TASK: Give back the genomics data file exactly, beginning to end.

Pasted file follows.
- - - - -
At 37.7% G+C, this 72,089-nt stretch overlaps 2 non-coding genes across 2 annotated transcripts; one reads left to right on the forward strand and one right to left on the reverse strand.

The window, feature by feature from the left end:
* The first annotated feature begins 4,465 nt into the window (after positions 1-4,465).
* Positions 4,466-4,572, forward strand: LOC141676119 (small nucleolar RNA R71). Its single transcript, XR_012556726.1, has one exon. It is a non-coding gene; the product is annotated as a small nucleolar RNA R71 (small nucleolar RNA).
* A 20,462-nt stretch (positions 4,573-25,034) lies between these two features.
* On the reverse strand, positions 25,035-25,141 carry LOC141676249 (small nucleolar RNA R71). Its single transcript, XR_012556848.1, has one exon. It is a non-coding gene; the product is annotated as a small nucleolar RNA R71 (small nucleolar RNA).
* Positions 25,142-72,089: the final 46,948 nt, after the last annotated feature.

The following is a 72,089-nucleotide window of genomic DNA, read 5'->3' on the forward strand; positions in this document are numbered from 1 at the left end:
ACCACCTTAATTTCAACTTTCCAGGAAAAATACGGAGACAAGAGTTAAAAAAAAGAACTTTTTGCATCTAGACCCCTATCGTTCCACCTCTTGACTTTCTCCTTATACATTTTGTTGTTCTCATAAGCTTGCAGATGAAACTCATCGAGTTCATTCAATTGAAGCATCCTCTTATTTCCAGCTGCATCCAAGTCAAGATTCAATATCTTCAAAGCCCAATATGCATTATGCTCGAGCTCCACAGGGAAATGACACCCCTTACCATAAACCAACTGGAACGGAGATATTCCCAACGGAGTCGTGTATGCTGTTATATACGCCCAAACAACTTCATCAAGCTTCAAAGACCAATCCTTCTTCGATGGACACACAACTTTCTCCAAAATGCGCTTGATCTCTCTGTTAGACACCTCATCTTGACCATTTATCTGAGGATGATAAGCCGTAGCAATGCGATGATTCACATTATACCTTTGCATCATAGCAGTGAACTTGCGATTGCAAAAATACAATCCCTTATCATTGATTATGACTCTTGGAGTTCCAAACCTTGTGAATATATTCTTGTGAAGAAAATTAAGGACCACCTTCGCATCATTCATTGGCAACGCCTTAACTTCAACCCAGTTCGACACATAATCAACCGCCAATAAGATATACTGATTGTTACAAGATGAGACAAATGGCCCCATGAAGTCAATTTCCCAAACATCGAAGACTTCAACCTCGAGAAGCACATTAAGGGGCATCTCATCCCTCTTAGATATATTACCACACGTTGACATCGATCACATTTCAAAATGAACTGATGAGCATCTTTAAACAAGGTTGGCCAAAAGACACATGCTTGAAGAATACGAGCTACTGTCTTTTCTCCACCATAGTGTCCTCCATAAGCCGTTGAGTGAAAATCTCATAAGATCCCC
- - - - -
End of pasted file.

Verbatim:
At 37.7% G+C, this 72,089-nt stretch overlaps 2 non-coding genes across 2 annotated transcripts; one reads left to right on the forward strand and one right to left on the reverse strand.

The window, feature by feature from the left end:
* The first annotated feature begins 4,465 nt into the window (after positions 1-4,465).
* Positions 4,466-4,572, forward strand: LOC141676119 (small nucleolar RNA R71). Its single transcript, XR_012556726.1, has one exon. It is a non-coding gene; the product is annotated as a small nucleolar RNA R71 (small nucleolar RNA).
* A 20,462-nt stretch (positions 4,573-25,034) lies between these two features.
* On the reverse strand, positions 25,035-25,141 carry LOC141676249 (small nucleolar RNA R71). Its single transcript, XR_012556848.1, has one exon. It is a non-coding gene; the product is annotated as a small nucleolar RNA R71 (small nucleolar RNA).
* Positions 25,142-72,089: the final 46,948 nt, after the last annotated feature.

The following is a 72,089-nucleotide window of genomic DNA, read 5'->3' on the forward strand; positions in this document are numbered from 1 at the left end:
ACCACCTTAATTTCAACTTTCCAGGAAAAATACGGAGACAAGAGTTAAAAAAAAGAACTTTTTGCATCTAGACCCCTATCGTTCCACCTCTTGACTTTCTCCTTATACATTTTGTTGTTCTCATAAGCTTGCAGATGAAACTCATCGAGTTCATTCAATTGAAGCATCCTCTTATTTCCAGCTGCATCCAAGTCAAGATTCAATATCTTCAAAGCCCAATATGCATTATGCTCGAGCTCCACAGGGAAATGACACCCCTTACCATAAACCAACTGGAACGGAGATATTCCCAACGGAGTCGTGTATGCTGTTATATACGCCCAAACAACTTCATCAAGCTTCAAAGACCAATCCTTCTTCGATGGACACACAACTTTCTCCAAAATGCGCTTGATCTCTCTGTTAGACACCTCATCTTGACCATTTATCTGAGGATGATAAGCCGTAGCAATGCGATGATTCACATTATACCTTTGCATCATAGCAGTGAACTTGCGATTGCAAAAATACAATCCCTTATCATTGATTATGACTCTTGGAGTTCCAAACCTTGTGAATATATTCTTGTGAAGAAAATTAAGGACCACCTTCGCATCATTCATTGGCAACGCCTTAACTTCAACCCAGTTCGACACATAATCAACCGCCAATAAGATATACTGATTGTTACAAGATGAGACAAATGGCCCCATGAAGTCAATTTCCCAAACATCGAAGACTTCAACCTCGAGAAGCACATTAAGGGGCATCTCATCCCTCTTAGATATATTACCACACGTTGACATCGATCACATTTCAAAATGAACTGATGAGCATCTTTAAACAAGGTTGGCCAAAAGACACATGCTTGAAGAATACGAGCTACTGTCTTTTCTCCACCATAGTGTCCTCCATAAGCCGTTGAGTGAAAATCTCATAAGATCCCC